Paul McCartney, Academy, Liverpool
Paul McCartney's 35-song set is just brilliant... and the guitar's holding up too
Sunday 26 December 2010
If only Macca knew. Midway through "Maybe I'm Amazed", a man who used to manage the Liverpool Academy, back when it was called the L2, leans over and informs me that the building, tucked away in a side alley behind Lime Street station, was originally a slaughterhouse. The metal rings and meat hooks are still visible in the dressing rooms where, under clingfilm, a vegan aftershow buffet awaits.
This spartan, 1,200-capacity space, all breezeblock walls and bare overhead ducts, is the venue Paul McCartney has chosen to get back to where he once belonged. It concludes a series of intimate shows, including one at London's now rescued 100 Club, which he's clearly doing more for love than money. And you know what? He's indisputably brilliant.
I'm over 40 now, and perhaps it's time to drop my opposition. Even for a professional Beatle-sceptic, there comes a point where, if you're listening to McCartney playing McCartney songs and you're not enjoying it, you're being perverse. And if you're not joining in with the la-la-las on "Hey Jude" till your throat hurts, you're the one who's missing out.
Crisp white of shirt and Just For Men dark of hair, the voice far stronger than last year's X Factor appearance would suggest, he performs for more than two hours, delivering a mammoth 35-song set which stretches from The Beatles' "I Saw Her Standing There" right up to his most recent studio album, Memory Almost Full. Frequently, he's toting that bass – the same iconic Hofner "violin" model he's had since 1963 – and I won't pretend it isn't a thrill to see it.
For those who follow the Alan Partridge line that Wings were "only the band The Beatles could have been", there's "Jet" and a storming "Band on the Run", but no "Live And Let Die": the ceiling isn't high enough for the pyros. For Fab Four fundamentalists, highlights include a rollicking "Back in the USSR", the Beasties-sampled "The End" (he sued them) and, with Paul at the piano, my personal favourite "The Long and Winding Road", even if Phil Spector was right about the strings.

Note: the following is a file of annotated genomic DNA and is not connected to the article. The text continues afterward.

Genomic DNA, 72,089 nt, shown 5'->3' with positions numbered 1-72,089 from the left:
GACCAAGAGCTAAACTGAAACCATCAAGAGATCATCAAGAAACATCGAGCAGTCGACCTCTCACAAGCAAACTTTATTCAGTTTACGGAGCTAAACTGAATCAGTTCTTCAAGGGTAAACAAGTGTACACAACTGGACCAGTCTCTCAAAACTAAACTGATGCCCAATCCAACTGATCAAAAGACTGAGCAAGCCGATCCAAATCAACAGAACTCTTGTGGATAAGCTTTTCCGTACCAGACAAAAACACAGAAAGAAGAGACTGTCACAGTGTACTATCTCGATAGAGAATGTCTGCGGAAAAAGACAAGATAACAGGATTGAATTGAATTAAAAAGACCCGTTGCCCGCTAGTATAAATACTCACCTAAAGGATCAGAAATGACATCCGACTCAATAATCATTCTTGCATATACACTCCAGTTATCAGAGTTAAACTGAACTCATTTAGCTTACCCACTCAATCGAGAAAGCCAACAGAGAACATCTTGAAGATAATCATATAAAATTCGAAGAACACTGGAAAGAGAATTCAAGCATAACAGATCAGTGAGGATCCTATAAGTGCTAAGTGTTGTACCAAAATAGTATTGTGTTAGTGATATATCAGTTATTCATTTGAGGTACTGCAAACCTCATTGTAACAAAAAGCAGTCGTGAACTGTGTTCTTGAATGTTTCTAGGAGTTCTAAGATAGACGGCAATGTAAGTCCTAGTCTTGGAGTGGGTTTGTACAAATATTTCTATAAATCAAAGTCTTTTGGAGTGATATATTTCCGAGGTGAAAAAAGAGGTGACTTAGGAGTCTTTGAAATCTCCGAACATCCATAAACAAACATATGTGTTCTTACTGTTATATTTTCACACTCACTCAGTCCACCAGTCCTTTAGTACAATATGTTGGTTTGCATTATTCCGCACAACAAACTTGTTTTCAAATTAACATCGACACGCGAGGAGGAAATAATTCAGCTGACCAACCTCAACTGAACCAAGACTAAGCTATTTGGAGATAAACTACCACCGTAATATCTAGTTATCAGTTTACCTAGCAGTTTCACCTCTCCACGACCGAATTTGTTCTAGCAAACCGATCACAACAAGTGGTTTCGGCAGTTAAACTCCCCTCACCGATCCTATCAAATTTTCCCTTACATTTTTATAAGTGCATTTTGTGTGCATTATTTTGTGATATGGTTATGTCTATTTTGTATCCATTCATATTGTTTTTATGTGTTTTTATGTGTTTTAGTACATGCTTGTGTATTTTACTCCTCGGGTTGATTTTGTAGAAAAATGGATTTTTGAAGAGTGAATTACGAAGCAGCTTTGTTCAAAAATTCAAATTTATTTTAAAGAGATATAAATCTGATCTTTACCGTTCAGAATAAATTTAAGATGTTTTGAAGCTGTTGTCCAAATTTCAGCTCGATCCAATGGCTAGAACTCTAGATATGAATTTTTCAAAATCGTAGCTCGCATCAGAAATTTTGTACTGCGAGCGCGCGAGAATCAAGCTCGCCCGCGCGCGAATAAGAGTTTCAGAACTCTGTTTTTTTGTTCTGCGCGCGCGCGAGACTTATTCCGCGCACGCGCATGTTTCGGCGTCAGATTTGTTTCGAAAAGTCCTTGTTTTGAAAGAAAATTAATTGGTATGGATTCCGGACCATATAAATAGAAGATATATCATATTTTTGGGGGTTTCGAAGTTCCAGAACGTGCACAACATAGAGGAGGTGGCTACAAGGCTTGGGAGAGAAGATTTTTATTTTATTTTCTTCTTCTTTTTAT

McCartney's tour-toughened band absolutely nail the intro to "Eleanor Rigby", a song whose structure – it starts halfway through, then goes back to the start – must have felt impossibly futuristic in 1966. It helps that they have a soundman who rides the faders like a virtuoso, rather than setting the levels and going for a sandwich.
Certain songs, after decades of cultural immersion, suffer by unfortunate associations. If you cherish tonight's encore, "Yesterday" – "a song I wrote in the shadow of the gasworks" – be sure never to listen to the lisping version by Daffy Duck.
McCartney is often criticised for his cheery banality and, as "Ob-La-Di, Ob-La-Da" reminds us, it's not entirely unfounded. A chasm between intent and execution opens when he introduces a song he wrote during the civil rights troubles in the US, "in the hope that if someone in Little Rock, Arkansas, heard it, it might give them some hope". Wow, what's this gonna be? Some incendiary dynamite, surely? Um, actually it's bloody "Blackbird", off The White Album.
There is, as it happens, plenty of localised chat. He reminisces about knocking around with George on Upton Green in Speke, and the day Harrison first played him "Something" on a ukulele. McCartney's rendition lacks the earth-quaking power of Shirley Bassey's cover and the sky-scraping beauty of The Beatles' recording, but it's a sweet tribute.
At the end of a 12-song Beatles run, the 68-year-old gives an almost self-parodic, thumbs-aloft salute, hoists that Hofner high, and he's gone. If Paul McCartney's "half the man I used to be", that's still quite some man.
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Back ... For Good? The Libertines' comeback, cashing in on their myth at the Reading/Leeds festivals, made bigger headlines, but Suede's swaggering return to the Royal Albert Hall and Adam Ant's chaotic guerilla gigs were both masterclasses in how to recapture the fire of your early years.
Gone ... But Not Forgotten The Reaper has been working overtime. In 2010, sadly, we lost punk mastermind Malcolm McLaren, folk's Kate McGarrigle, jazz greats John Dankworth and Lena Horne, and soul stars in swathes.
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